• Transaction / Assets
    10,000m2 residential plot (Madrid)
  • Seller
  • Buyer
    Grupo Ibosa
  • € MM
    c. 70

Grupo Ibosa Acquires 10,000m2 Plot on Paseo de la Habana for c. €70M

24 July 2018 – El Confidencial

It has undoubtedly become the most expensive land operation since the start of the real estate recovery. Paseo de la Habana, 147 has smashed all records, given that almost €70 million has been put on the table for its 10,000 m2, which represents a repercussion price of between €6,500/m2 and €7,000/m2. That figure is significantly higher than the expectations of the plot’s vendors, which had set a sales price range of between €60 million and €65 million.

Since the real estate bubble burst, no one has paid such a high repercussion price for a plot of land. The figure comfortably exceeds the €5,000/m2 that the builder Rafael Ortiz and the popular shipping entrepreneur Fernando Fernández Tapias paid in 2007, at the height of the boom for a plot located on Juan Bravo 3, where the Spanish capital’s largest luxury development is currently being constructed, Lagasca 99.

Since coming onto the market just three months ago, the plots have passed through the offices of more than a dozen property developers and private investors and, although many of them agree on the high price of the operation, the fact is that the plot has had half a dozen suitors in the end.

The companies that placed an offer on the table include Nozar, Grosvenor, Domo and Pryconsa, although the successful bidder in the end was Grupo Ibosa, according to some of the candidates that have been left out of the process, speaking to El Confidencial. Both JLL, the consultancy firm advising the sales process, and Ibosa declined to comment in this regard.

The plot in question is located in the heart of Madrid, opposite the Cuban consulate, just 700 m from Paseo de la Castellana and 1km away from the Santiago Bernabéu stadium, where the supply of buildable land for sale is very scarce. In fact, the vast majority of the projects in the area are being built in renovated properties.

Five detached homes are currently being constructed on the acquired plot, with surface areas of between 300 m2 and 400 m2 each, which will have to be demolished to make way for the buyer’s future project. All indications are that a luxury apartment development will be built on the plot, which will be added to the high-end projects that Ibosa currently has underway in Valdemarín – on some plots it acquired from Blackstone – and in Aravaca, and marketing of which has just been launched.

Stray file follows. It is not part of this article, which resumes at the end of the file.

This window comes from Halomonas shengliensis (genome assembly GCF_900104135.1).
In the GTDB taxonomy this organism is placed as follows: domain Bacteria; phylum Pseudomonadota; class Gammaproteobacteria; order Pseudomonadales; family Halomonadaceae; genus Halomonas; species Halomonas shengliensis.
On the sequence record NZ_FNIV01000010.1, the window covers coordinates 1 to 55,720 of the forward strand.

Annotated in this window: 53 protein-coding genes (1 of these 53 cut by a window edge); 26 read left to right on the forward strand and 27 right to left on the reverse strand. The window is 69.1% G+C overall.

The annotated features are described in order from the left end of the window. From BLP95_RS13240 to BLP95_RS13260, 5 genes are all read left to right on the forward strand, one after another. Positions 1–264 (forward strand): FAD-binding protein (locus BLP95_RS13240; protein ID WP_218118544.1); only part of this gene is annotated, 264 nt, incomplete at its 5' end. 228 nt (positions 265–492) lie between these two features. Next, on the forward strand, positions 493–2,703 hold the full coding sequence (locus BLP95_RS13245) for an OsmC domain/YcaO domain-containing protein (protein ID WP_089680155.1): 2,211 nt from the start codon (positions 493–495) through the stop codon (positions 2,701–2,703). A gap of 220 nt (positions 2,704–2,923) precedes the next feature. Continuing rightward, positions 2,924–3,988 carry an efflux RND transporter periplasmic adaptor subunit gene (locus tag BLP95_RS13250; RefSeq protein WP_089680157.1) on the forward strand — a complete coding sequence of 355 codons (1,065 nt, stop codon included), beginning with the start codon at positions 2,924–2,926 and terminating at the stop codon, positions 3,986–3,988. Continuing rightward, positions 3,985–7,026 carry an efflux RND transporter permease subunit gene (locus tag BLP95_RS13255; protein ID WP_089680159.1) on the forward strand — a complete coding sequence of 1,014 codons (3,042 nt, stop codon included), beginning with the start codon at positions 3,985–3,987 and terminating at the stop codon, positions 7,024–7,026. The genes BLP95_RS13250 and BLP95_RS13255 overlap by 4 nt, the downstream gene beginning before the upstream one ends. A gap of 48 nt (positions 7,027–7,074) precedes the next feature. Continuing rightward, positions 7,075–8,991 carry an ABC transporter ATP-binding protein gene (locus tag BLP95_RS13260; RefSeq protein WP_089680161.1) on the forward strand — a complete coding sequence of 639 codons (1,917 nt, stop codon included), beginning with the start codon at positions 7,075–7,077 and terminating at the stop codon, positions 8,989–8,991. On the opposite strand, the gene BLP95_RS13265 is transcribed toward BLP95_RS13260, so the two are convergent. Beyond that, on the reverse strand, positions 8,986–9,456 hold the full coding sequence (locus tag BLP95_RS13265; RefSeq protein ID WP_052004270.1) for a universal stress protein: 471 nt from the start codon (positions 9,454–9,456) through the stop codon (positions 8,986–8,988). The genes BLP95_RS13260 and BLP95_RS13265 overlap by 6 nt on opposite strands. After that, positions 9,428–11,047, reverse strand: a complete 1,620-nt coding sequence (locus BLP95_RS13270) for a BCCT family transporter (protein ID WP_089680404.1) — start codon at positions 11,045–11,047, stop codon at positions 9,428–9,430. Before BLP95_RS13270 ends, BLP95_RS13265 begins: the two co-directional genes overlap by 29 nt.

The lack of new build product in the area and the high demand explain this pressure on prices. The development will be built in the Chamartín district, which is home to some of the most sought-after residential areas in the centre of the city, such as El Viso, where the Venezuelan investors Miguel Ángel and Áxel Capriles arrived in April last year to purchase Villa San José on Pablo Aranda 3, just opposite Florentino Pérez’s real estate bunker.

In terms of benchmark prices, one example is the 11 homes that are being built on the plots of the former headquarters of RTVE. The Ministry of Finance put that plot up for auction at the end of 2015 and it was awarded to Martell Investment for €10.8 million, which represents a repercussion price of €4,800/m2. Construction of those homes has now begun and the prices fluctuate around €7,000/m2.

Boom in prices

In just two years, the prices in the most sought-after neighbourhoods of the Spanish capital have soared by more than 20% (…).

According to a recent report from Engel & Völkers, maximum prices in this Madrilenian neighbourhood amount to €6,000/m2, although, as sources specialising in the sale of luxury homes at the agency explain, “there are no new build properties in the area, and so the final prices depend a lot on the features of each project”.

In terms of the area, like in the most trendy areas of Madrid, prices have risen sharply over the last year. According to Engel & Völkers, prices have risen by 10% since 2017, “although, at the moment, more operations are being closed than last year because there is greater access to credit, but, nevertheless, prices are barely rising”.

Original story: El Confidencial (by E. Sanz)

Translation: Carmel Drake

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